• Sumo

The following is a guest submission to League of Fans from Gerry Chidiac, a high school teacher and freelance sportswriter with over 30 years of experience in Canada, the United States and Africa.

There has been considerable controversy stirred up in the sports world and beyond this past year regarding the actions of San Francisco 49ers quarterback Colin Kaepernick’s decision not to stand for the American National Anthem. Some view him as a villain, and others view him as a hero. What is motivating Kaepernick? What is it about his actions that is so upsetting to so many people? Who is right?

What is interesting in the Kaepernick case is that the national anthem that he refuses to stand for is that of the country that set the standard for the rights of the individual. We often forget that the American Constitution is a powerful historic document like none that the world had seen before 1787. The principles had been debated and philosophised over, but this was the first time that a country had used them as a basis on which to build a nation.

What is beautiful about the courageous actions of Kaepernick and other athletes is that they are using their celebrity status to get people talking. The United States is a great country and its citizens have reason to be proud, but it is imperfect as every state is imperfect. There is racism in America, there is racial profiling and there is police brutality.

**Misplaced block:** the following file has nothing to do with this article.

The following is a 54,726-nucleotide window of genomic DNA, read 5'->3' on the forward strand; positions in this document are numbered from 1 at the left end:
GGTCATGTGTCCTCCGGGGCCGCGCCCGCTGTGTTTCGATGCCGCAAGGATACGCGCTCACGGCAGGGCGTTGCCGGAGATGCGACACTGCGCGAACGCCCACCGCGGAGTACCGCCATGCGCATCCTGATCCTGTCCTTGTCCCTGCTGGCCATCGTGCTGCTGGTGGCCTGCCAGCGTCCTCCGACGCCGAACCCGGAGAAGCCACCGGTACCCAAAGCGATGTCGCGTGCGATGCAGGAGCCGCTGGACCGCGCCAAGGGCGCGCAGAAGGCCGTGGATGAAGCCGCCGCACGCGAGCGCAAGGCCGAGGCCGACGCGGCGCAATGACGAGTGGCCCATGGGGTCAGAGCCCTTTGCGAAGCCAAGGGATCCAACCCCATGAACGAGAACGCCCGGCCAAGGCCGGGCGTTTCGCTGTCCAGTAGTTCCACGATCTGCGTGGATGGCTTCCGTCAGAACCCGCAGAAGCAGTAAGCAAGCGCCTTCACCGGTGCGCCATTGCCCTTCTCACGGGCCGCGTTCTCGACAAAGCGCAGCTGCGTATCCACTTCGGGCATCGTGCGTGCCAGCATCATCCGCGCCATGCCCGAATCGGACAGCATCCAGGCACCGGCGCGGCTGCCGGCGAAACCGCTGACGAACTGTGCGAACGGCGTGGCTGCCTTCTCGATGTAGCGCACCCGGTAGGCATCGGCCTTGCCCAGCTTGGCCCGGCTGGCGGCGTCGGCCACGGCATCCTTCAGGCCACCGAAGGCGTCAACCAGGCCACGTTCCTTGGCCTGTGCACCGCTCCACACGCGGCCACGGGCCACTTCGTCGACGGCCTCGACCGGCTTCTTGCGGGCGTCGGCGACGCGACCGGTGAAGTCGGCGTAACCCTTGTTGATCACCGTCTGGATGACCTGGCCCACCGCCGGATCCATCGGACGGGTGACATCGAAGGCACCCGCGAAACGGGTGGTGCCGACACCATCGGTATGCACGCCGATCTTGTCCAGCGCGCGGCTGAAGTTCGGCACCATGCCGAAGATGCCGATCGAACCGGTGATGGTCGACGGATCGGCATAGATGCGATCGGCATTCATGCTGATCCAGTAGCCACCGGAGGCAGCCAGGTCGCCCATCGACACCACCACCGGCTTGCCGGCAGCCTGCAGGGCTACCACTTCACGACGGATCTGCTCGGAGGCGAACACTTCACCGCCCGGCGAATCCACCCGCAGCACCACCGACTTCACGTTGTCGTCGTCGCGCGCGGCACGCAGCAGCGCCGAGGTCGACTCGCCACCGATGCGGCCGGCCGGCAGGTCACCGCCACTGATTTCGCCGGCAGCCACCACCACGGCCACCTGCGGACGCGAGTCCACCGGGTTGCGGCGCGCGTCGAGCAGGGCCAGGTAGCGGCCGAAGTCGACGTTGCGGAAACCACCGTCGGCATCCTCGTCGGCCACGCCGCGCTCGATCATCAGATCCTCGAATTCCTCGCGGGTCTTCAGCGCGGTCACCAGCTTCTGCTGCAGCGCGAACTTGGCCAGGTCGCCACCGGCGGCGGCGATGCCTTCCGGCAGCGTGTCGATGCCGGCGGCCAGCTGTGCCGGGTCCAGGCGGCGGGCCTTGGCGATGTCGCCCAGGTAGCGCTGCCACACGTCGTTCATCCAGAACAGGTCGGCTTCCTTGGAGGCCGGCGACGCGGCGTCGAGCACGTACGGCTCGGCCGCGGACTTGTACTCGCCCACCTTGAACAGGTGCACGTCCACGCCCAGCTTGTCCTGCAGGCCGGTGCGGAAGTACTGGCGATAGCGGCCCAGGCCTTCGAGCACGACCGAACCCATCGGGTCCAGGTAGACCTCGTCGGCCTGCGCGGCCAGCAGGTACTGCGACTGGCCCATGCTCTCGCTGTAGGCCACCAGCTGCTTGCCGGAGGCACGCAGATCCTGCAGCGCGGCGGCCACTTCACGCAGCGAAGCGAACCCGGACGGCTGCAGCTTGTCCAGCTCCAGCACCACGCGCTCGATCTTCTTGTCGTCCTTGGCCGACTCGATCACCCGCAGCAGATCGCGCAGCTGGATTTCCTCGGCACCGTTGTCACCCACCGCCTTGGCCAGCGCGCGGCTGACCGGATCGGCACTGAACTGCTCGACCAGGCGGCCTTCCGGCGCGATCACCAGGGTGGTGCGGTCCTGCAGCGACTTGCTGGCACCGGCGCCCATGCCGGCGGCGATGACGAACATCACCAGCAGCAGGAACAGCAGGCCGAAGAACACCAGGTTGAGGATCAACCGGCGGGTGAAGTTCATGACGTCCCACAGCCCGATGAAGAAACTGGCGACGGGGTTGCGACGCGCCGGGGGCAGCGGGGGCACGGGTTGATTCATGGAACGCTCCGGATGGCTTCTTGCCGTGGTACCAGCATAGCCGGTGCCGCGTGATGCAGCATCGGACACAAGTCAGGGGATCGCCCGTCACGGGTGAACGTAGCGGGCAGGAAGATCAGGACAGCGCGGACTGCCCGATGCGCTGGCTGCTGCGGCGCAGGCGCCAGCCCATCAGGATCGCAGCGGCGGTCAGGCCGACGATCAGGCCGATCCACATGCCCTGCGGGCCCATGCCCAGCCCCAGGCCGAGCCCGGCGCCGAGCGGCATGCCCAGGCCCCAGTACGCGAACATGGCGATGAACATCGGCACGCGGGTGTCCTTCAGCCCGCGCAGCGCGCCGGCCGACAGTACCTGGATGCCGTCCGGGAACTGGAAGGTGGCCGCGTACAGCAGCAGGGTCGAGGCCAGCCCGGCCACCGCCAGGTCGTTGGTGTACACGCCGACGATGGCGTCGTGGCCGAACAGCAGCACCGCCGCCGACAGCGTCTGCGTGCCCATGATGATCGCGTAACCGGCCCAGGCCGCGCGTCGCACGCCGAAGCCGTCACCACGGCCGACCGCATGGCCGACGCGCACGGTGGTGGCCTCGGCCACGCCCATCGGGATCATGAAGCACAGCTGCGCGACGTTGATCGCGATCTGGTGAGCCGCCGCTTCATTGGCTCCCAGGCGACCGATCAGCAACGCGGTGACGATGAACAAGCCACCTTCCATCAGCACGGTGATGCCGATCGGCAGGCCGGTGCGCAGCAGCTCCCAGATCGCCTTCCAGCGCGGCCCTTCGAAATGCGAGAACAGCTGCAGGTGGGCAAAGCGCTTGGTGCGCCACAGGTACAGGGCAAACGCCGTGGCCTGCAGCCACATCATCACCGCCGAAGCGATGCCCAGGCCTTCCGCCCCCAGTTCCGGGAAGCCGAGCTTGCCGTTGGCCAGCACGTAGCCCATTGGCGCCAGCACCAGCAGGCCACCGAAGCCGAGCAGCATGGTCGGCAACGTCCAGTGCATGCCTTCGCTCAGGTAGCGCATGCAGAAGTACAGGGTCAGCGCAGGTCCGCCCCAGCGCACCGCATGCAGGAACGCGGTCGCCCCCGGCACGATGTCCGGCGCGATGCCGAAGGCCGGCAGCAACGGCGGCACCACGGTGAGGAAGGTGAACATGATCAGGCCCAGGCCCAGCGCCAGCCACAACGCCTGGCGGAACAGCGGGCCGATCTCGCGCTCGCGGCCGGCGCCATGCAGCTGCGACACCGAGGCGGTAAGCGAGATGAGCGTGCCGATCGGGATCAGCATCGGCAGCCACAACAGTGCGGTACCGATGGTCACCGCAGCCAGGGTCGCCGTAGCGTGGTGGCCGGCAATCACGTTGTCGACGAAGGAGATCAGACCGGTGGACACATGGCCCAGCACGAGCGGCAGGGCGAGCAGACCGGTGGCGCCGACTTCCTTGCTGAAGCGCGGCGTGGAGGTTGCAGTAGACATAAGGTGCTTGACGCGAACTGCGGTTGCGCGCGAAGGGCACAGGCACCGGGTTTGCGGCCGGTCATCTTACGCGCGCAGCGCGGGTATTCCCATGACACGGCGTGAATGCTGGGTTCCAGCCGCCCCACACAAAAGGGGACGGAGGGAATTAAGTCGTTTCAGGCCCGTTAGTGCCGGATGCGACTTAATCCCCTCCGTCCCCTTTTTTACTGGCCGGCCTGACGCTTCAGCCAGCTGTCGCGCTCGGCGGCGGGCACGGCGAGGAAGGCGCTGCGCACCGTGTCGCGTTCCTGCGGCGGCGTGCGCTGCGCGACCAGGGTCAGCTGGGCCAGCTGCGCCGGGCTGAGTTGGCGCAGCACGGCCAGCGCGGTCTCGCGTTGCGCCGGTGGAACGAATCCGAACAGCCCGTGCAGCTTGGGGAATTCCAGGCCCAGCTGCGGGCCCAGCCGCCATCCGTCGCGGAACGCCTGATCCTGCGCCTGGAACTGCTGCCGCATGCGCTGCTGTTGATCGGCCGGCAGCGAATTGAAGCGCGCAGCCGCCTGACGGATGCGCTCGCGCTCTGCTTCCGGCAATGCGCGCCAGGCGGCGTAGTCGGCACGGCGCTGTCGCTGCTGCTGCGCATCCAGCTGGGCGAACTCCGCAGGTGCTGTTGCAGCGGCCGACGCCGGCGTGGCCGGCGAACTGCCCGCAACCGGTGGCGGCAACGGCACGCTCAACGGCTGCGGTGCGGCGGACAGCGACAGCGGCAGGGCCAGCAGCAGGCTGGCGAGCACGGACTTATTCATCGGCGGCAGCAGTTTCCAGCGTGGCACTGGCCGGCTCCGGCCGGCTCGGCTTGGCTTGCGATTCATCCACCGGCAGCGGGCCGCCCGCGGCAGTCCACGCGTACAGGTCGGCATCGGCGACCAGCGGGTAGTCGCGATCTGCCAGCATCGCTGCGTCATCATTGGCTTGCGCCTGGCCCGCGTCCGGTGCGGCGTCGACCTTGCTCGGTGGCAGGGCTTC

I recall being in a similar situation to Kaepernick when I was teaching and coaching at an American high school in the late 1980s. The vast majority of students in my school were visible minorities from less than wealthy families. What I experienced in working in this environment challenged my idealism and world view. I was quite taken aback when I recommended to students and athletes that they see a doctor and was told, “I can’t afford to go to a doctor.” I also witnessed the racism that these young people were subjected to, as well as the impact of racism on American society in general.

I did not have an issue with the American National Anthem at the time, but when the Pledge of Allegiance was said before public gatherings, I found that I could not put my hand over my heart and say, “…with liberty and justice for all.” I stood respectfully with my hands at my side. I don’t know if anyone noticed or if they simply attributed it to the fact that I was a foreigner; but, for me it was indeed an act of conscience.

Had the statement been “… striving for liberty and justice for all”, I would have happily complied. There were and still are many people in the United Sates working to make life better for everyone. A long serving African American staff member, for example, pointed out to me that the students from our school regularly went on to positions of leadership within their communities. Having re-established contact with many of my former students on Facebook, I see that this pattern has continued. Our school clearly made a difference in their lives.

Perhaps what Kaepernick is pointing out is that we need to increase our investment in people, especially young people, regardless of their ethnicity or social status. When we do so, the results are phenomenal. Each person is able to achieve their potential. Crime rates drop, incarceration rates drop, income levels rise and life improves for everyone.

Whether we make this change by partaking in or refusing to partake in nationalistic rituals is up to us. The key is to follow one’s conscience, respecting the conscience of one’s neighbor. We must then work together to ensure that the ideals of the American Constitution, and every other statement of human rights that has followed, are respected.

Gerry Chidiac is a high school teacher and freelance sportswriter. For more of Gerry’s work, go to gerrychidiac.com

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